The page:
How established should a newly planted garden design be?

When you’re having your garden designed, it’s understandable to want plants to look as established as possible immediately. However what we see on TV, in magazines and at flower shows is quite distant from the reality of a newly planted garden and I wanted to explore this topic to help set expectations. In reality a newly planted garden will look gappy with small plants for the first year and only truly comes into its own from year two or three. 

What does a newly planted design look like?

Above is an example garden on the day it was planted – as you can see it might be disappointing compared to the dream images of what you’re aiming for from moodboards and seen on Instagram and Pinterest.

One of the challenges with garden design is the expectation set by images of dream gardens in magazines and show gardens. These are always of finished gardens which often have years of growth behind them, even a show garden features plants that are years old.

The designs themselves show how the final garden is imagined rather than how it will look immediately. Garden centres are also quite bad because they tend to mainly stock ‘in flower’ plants which aren’t always the best to plant – especially if planting between autumn to early spring when most plants are still dormant.

In real gardens plants need to be planted with the correct spacing and a good designer will plant knowing the final size, allowing room for things to spread.

But plants need time to establish – which simply means to set down enough roots, grow to a certain size and settle into the new location. This can take months for some plants or a year or two for others. You’ll know something is established because it suddenly looks bigger, stronger or is more floriferous – it’s simply more noticeable.

A newly planted garden design will usually look quite bare (as above) with lots of visible soil and plants, often smaller than you see in public nurseries, dotted seemingly at random.

This is totally normal and a sign of good horticultural practice.

It also allows room for things like bulbs to be added in autumn if the rest of the plants were added in spring, for example. You should still have some flowers but plants won’t be pumping them out just yet.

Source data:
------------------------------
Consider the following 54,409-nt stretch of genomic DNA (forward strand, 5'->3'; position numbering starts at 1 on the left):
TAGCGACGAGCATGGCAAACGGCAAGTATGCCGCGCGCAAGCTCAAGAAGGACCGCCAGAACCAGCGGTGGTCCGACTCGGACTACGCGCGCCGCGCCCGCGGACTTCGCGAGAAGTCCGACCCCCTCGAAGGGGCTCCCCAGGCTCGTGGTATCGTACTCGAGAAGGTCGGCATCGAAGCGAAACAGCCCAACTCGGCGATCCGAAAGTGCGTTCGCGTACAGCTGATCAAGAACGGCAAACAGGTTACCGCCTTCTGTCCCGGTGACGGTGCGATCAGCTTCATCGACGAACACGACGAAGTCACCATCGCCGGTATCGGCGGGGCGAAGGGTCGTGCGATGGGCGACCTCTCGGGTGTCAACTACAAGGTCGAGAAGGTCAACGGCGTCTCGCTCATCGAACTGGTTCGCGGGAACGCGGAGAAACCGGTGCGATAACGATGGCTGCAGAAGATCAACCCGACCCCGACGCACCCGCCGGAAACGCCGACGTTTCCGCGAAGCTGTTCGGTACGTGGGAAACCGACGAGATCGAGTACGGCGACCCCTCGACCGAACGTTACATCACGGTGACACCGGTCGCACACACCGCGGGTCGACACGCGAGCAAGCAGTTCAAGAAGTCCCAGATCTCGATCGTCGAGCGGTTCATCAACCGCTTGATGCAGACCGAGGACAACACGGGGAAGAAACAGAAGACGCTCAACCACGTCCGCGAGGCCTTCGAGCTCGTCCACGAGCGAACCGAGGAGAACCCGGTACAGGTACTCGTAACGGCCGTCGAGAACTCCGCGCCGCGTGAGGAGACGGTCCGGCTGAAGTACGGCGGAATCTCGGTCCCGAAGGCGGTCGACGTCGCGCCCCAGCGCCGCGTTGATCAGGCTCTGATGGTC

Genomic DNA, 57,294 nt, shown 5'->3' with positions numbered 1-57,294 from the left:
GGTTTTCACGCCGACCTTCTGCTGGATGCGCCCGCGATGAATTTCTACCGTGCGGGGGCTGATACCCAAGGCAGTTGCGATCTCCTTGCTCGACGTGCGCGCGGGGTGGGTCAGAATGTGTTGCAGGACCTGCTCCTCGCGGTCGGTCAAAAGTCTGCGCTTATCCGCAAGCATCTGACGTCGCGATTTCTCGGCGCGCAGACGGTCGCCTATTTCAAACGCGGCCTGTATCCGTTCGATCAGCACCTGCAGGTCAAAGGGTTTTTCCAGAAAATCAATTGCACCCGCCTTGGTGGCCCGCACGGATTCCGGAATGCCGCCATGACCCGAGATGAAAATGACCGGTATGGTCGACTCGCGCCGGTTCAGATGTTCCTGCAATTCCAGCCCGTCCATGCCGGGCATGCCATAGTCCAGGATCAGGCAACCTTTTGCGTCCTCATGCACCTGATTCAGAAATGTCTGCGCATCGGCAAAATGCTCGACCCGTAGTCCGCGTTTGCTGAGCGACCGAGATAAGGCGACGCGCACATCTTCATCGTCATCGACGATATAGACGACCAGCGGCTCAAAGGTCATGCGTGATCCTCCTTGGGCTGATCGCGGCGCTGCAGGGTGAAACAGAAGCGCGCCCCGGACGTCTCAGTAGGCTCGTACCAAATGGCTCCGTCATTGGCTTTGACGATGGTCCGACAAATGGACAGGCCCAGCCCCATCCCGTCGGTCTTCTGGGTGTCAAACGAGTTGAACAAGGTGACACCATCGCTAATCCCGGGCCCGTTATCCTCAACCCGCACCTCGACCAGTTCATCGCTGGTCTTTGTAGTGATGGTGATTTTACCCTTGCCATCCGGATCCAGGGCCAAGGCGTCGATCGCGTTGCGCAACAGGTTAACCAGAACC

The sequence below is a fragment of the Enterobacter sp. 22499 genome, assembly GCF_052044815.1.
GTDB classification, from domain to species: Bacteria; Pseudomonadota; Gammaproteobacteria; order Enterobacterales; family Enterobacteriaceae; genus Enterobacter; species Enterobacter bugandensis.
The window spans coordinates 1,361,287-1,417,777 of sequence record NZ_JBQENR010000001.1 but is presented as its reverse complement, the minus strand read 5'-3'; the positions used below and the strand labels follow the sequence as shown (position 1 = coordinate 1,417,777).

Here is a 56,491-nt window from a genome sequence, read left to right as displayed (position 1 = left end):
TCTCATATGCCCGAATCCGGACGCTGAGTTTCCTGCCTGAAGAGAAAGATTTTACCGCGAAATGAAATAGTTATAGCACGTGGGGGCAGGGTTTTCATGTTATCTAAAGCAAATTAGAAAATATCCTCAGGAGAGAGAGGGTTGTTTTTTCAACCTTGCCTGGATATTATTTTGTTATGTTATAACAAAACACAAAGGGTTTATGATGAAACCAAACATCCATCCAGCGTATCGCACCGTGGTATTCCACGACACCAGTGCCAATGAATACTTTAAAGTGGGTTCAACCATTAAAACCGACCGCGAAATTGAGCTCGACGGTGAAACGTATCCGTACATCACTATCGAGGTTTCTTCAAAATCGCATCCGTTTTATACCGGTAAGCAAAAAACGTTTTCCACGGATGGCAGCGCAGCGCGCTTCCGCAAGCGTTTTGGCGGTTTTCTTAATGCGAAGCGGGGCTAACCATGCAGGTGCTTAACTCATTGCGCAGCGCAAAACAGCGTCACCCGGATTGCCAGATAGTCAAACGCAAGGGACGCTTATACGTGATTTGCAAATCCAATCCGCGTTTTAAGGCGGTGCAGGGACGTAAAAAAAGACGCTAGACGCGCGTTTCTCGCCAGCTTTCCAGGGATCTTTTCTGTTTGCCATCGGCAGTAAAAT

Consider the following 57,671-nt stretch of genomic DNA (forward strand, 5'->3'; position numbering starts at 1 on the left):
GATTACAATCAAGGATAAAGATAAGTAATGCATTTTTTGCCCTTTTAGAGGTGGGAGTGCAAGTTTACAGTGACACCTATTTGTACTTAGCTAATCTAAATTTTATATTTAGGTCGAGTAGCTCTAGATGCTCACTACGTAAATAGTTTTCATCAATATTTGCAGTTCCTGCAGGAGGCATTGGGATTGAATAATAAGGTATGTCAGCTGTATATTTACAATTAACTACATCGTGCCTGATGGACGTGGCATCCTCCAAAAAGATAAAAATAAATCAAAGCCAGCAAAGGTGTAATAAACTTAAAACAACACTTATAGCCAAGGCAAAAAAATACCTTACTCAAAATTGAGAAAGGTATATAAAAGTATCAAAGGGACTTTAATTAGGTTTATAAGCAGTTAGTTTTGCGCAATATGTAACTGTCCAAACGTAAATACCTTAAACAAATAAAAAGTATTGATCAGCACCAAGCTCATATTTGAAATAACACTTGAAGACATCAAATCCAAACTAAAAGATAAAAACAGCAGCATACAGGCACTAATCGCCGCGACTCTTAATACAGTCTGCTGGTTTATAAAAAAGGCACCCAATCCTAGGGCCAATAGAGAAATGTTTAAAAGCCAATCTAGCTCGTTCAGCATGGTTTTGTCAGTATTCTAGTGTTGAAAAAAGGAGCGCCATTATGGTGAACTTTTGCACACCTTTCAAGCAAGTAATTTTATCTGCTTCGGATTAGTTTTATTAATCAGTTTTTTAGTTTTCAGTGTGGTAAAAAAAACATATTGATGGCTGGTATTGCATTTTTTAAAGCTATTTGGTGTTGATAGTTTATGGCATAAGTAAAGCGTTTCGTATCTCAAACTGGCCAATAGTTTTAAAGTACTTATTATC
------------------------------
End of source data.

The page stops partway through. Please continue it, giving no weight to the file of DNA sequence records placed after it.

Why can’t plants just be bought and planted at full size?

Four months later and our example garden has clearly grown although there are still many gaps that need weeding – lots of plants are happy and healthy and even flowering.

The answer is that some plants can be bought at full size, you can buy full size trees and even ready made hedges these days. However, the more established you want plants to be, the more expensive they will be and the more limited choice of plants you have. The reasons for this are because large plants have to be grown by someone and cared for which in some instances will take years, requiring special facilities.

Large plants cost more not because the plant is bigger, but because of the time and resources someone has spent to care for it. As these large plants take up a lot of space and person time, the choice becomes more limited too. The lead time required to grow say, a three metre tall birch tree is going to be many years. To grow a perennial from seed or cutting to a fully established size will take 2 – 4 years depending on the plant type. Transport cost is also higher for the simple reason that larger parcels cost more to package and send, with large trees and shrubs needing specialist couriers (the difference between a £5 – 10 postage cost and a £50 – 100 delivery).

That lead time and upfront cost means nurseries tend to grow the sure fire sellers, the last thing they want is to gamble on plants that might not sell after spending three years growing them. Quite often the rarer or more exciting new cultivars that I design with simply are not available to buy established. 

To plant a fully established garden will be astronomically more expensive than a normal mixed planting. It could be up to five times more expensive (or more!) and your range of plants to buy will be significantly restricted unless you pay more for a nursery to grow rarer plants specifically for you.

What are the advantages of planting younger plants?